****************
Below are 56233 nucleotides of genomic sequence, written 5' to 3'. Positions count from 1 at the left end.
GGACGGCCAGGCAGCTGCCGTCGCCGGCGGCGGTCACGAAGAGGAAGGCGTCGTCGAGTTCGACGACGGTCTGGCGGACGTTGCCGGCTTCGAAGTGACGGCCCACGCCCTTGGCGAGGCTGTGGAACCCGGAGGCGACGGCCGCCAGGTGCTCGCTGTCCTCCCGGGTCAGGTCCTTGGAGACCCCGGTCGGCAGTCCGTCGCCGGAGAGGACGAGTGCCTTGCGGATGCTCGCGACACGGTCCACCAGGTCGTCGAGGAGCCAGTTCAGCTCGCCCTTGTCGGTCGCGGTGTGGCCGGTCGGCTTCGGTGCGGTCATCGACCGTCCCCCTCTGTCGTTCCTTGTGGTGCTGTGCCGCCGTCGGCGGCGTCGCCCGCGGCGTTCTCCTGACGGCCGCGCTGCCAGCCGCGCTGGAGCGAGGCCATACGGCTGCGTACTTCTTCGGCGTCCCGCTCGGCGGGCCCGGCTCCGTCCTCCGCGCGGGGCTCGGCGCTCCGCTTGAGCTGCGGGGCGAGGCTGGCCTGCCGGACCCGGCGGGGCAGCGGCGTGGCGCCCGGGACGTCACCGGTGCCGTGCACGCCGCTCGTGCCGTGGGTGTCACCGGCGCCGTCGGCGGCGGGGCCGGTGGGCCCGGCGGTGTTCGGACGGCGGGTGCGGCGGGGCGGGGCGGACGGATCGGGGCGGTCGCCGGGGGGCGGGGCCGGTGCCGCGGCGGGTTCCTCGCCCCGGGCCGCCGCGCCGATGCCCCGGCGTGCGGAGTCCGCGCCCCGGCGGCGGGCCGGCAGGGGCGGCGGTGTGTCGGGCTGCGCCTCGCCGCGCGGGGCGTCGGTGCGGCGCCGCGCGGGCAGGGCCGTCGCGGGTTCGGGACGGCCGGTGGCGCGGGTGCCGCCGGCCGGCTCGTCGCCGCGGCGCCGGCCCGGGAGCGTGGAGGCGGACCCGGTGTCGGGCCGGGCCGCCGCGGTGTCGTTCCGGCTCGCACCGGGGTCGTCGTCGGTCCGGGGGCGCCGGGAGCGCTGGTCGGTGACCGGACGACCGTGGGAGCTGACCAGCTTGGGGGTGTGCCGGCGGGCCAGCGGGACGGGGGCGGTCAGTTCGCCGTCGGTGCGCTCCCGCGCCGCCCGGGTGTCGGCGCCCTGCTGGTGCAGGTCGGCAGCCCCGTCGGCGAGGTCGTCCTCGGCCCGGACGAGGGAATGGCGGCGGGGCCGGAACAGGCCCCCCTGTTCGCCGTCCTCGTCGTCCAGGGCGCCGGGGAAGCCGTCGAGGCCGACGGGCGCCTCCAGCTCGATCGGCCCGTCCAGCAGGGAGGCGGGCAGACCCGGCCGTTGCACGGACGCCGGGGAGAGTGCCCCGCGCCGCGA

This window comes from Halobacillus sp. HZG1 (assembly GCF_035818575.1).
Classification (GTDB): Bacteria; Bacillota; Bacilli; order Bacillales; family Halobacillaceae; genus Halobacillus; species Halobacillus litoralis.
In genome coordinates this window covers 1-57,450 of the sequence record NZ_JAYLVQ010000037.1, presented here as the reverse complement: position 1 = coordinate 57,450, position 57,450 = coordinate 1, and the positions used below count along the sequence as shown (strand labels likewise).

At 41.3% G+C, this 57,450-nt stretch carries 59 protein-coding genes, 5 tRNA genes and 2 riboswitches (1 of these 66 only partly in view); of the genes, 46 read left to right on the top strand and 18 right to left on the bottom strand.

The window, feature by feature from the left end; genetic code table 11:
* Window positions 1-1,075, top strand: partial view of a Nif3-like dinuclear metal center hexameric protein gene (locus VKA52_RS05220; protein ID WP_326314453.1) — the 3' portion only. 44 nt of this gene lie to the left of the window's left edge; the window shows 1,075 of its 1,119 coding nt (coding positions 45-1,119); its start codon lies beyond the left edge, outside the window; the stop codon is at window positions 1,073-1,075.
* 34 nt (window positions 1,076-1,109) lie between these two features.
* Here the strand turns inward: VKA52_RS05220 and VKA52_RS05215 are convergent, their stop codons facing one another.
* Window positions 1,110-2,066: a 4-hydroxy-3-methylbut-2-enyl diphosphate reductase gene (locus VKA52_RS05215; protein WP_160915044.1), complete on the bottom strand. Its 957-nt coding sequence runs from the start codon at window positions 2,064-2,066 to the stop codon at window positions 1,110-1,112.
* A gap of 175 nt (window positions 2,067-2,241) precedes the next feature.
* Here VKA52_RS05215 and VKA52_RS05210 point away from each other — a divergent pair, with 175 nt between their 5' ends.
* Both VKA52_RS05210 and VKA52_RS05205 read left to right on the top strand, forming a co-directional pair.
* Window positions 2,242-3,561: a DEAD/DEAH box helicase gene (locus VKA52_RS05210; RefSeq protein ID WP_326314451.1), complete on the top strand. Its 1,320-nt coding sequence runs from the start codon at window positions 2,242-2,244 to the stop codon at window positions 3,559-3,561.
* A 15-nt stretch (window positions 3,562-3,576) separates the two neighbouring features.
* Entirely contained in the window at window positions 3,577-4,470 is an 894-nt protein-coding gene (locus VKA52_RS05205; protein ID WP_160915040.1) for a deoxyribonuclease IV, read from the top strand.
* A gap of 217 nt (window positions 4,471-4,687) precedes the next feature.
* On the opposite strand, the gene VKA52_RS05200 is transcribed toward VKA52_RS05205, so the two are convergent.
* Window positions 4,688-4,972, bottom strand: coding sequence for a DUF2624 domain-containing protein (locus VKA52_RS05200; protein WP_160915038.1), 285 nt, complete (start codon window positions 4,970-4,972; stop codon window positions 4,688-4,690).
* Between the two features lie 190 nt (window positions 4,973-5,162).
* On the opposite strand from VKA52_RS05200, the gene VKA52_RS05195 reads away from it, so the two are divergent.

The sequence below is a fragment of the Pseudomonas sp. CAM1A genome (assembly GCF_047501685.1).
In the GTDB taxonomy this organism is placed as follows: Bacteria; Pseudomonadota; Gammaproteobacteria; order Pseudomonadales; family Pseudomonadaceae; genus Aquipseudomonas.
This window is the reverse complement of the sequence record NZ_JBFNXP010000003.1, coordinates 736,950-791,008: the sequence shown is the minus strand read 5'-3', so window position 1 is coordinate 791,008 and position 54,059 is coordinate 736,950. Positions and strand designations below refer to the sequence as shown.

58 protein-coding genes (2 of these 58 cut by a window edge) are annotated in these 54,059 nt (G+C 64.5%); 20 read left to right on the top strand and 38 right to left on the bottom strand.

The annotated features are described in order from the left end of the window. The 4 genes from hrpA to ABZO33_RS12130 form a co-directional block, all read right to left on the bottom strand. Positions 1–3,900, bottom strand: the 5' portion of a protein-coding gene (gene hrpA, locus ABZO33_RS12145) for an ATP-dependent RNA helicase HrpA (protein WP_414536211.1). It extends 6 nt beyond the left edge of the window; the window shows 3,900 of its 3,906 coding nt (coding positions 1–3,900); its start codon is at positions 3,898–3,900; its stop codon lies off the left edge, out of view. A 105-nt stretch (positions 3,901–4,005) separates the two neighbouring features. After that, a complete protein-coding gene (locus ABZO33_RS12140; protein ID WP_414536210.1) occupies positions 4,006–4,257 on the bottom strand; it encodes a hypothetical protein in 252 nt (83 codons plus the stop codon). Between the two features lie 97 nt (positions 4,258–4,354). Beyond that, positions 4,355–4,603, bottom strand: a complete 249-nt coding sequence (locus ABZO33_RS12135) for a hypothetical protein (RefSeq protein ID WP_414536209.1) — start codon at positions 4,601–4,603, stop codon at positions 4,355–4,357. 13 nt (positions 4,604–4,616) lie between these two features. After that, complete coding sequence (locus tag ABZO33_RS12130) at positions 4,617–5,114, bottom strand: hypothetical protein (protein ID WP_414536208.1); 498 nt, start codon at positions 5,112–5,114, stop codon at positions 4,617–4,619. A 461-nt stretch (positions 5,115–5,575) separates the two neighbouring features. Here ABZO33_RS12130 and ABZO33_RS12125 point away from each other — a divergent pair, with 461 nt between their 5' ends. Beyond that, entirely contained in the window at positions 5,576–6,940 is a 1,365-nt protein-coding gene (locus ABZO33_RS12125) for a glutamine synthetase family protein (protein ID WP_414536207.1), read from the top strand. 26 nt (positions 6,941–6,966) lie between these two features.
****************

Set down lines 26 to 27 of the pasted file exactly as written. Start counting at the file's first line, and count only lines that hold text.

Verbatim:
58 protein-coding genes (2 of these 58 cut by a window edge) are annotated in these 54,059 nt (G+C 64.5%); 20 read left to right on the top strand and 38 right to left on the bottom strand.

The annotated features are described in order from the left end of the window. The 4 genes from hrpA to ABZO33_RS12130 form a co-directional block, all read right to left on the bottom strand. Positions 1–3,900, bottom strand: the 5' portion of a protein-coding gene (gene hrpA, locus ABZO33_RS12145) for an ATP-dependent RNA helicase HrpA (protein WP_414536211.1). It extends 6 nt beyond the left edge of the window; the window shows 3,900 of its 3,906 coding nt (coding positions 1–3,900); its start codon is at positions 3,898–3,900; its stop codon lies off the left edge, out of view. A 105-nt stretch (positions 3,901–4,005) separates the two neighbouring features. After that, a complete protein-coding gene (locus ABZO33_RS12140; protein ID WP_414536210.1) occupies positions 4,006–4,257 on the bottom strand; it encodes a hypothetical protein in 252 nt (83 codons plus the stop codon). Between the two features lie 97 nt (positions 4,258–4,354). Beyond that, positions 4,355–4,603, bottom strand: a complete 249-nt coding sequence (locus ABZO33_RS12135) for a hypothetical protein (RefSeq protein ID WP_414536209.1) — start codon at positions 4,601–4,603, stop codon at positions 4,355–4,357. 13 nt (positions 4,604–4,616) lie between these two features. After that, complete coding sequence (locus tag ABZO33_RS12130) at positions 4,617–5,114, bottom strand: hypothetical protein (protein ID WP_414536208.1); 498 nt, start codon at positions 5,112–5,114, stop codon at positions 4,617–4,619. A 461-nt stretch (positions 5,115–5,575) separates the two neighbouring features. Here ABZO33_RS12130 and ABZO33_RS12125 point away from each other — a divergent pair, with 461 nt between their 5' ends. Beyond that, entirely contained in the window at positions 5,576–6,940 is a 1,365-nt protein-coding gene (locus ABZO33_RS12125) for a glutamine synthetase family protein (protein ID WP_414536207.1), read from the top strand. 26 nt (positions 6,941–6,966) lie between these two features.